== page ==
There’s also Agawam River Trail, which is really nice. There’s ducks and swans that you can see on the river, and it has lots of pitch pines. I imagine there’s Red Crossbills that hang out there in the morning. This was one of the first places that I had a couple warblers come in, so it can act as a migrant trap as well for birds passing through Wareham that are following that river corridor.

Westgate’s is a really good place to spot breeding birds in the summertime. I had a Nashville warbler yelling in the parking lot there last year, and there were Hermit Thrushes and Ovenbirds out there breeding. On top of all that, in the summer you’ll get a ton of really weird butterflies and dragonflies.

Q: How would you recommend someone get into birding?

Mike: Right now, with COVID, it’s a really amazing time to get into birds by just watching the birds in your backyard or at a local park. The best way that you’re going to begin your birding career is by starting with those common birds that are around you at all times. Just get really familiar with your common species. And then, once you’ve got those down, that’s when you’ll be able to pick out that there’s a bird you don’t know, you’ll recognize one’s making a sound you’re not familiar with and you can go chase it down. That’s how you’re going to pick up on the composition of birds that changes throughout the season. Definitely tune into bird clubs and visit bird stores near you, but also to just listen to what’s around you.

For our second “Teachings for the Trail” walk, Justin Cifello, a volunteer naturalist and farmer at Bay End Farm, led a walk on basic botany at Marks Cove Conservation Area. Attendees learned about the fascinating flora or Wareham, and were taught tips and tricks for IDing the plants that surround them. Here are Justin’s answers to our interview questions:

Q: Why do you think it’s important to conserve open spaces?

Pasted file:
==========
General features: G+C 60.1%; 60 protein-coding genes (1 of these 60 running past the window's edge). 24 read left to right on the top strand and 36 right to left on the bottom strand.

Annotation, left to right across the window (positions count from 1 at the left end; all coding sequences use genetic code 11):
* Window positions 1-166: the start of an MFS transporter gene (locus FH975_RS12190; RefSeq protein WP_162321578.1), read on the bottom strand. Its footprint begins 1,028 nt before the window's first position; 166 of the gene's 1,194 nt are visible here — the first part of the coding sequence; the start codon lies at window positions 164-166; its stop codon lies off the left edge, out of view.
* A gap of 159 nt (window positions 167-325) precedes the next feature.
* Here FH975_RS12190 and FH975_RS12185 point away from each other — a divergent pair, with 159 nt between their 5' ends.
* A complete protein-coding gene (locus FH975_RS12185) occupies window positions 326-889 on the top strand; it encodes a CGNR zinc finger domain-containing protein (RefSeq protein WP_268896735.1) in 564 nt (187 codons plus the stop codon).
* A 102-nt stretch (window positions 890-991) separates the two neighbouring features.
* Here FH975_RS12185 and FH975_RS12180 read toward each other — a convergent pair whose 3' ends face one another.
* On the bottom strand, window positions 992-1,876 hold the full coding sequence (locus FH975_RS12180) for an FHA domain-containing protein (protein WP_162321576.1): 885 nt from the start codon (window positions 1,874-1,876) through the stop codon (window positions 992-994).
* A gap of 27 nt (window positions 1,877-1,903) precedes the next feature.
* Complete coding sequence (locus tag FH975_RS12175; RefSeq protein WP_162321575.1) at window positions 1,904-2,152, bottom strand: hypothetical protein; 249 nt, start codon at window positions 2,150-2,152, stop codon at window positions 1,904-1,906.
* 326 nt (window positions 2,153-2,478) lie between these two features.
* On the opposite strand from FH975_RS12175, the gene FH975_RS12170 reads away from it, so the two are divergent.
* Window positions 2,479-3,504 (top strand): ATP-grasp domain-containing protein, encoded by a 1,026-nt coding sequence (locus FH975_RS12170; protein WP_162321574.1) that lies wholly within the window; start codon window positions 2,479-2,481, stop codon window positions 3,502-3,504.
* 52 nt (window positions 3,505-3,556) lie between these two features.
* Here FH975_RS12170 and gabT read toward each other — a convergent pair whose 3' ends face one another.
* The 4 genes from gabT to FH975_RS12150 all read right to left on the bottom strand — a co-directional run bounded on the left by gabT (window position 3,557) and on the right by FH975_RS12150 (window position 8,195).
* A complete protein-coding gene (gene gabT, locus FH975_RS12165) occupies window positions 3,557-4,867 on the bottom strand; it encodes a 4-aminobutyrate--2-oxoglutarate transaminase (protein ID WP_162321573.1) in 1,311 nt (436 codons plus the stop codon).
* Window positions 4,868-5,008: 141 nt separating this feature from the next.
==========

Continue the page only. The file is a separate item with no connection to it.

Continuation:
Justin: First off, for the sake of the land itself. These species have a right to exist on their own. Then there are so many benefits for people who go out and unwind in these places. Lots of people have small houses, and as we learned in the pandemic, we love our family, but sometimes we need space and these open spaces are a huge community resource. Not everybody wants to go to the library and unwind, and there are very few places where you don’t need to spend money or consume alcohol in a social environment, and our open spaces are some of the few free places where you  can just walk and enjoy it.

Q: What interesting plants should Wareham residents be on the lookout for this spring?

Justin: I would say the number one thing is the state flower, the creeping mayflower,  Epigaea repens, also called trailing arbutus, it’s a really low growing evergreen plant that has either yellow or slightly pink flowers, and they’re incredibly fragrant, and they’re worth getting on your hands and knees to see. I would also recommend going to wetlands for some of our earlier flowering Heaths that border the wetlands, Leatherleaf has pretty attractive flowers, and Cranberry flowers fairly early too.

Q: What was your favorite part about the walk that you led?

Justin: I think what folks got most excited about seeing the Osprey nest on a boulder, which is one of only two that I know of on the south coast.

Q: Do you have a favorite WLT-associated property? If you do, why is it your favorite?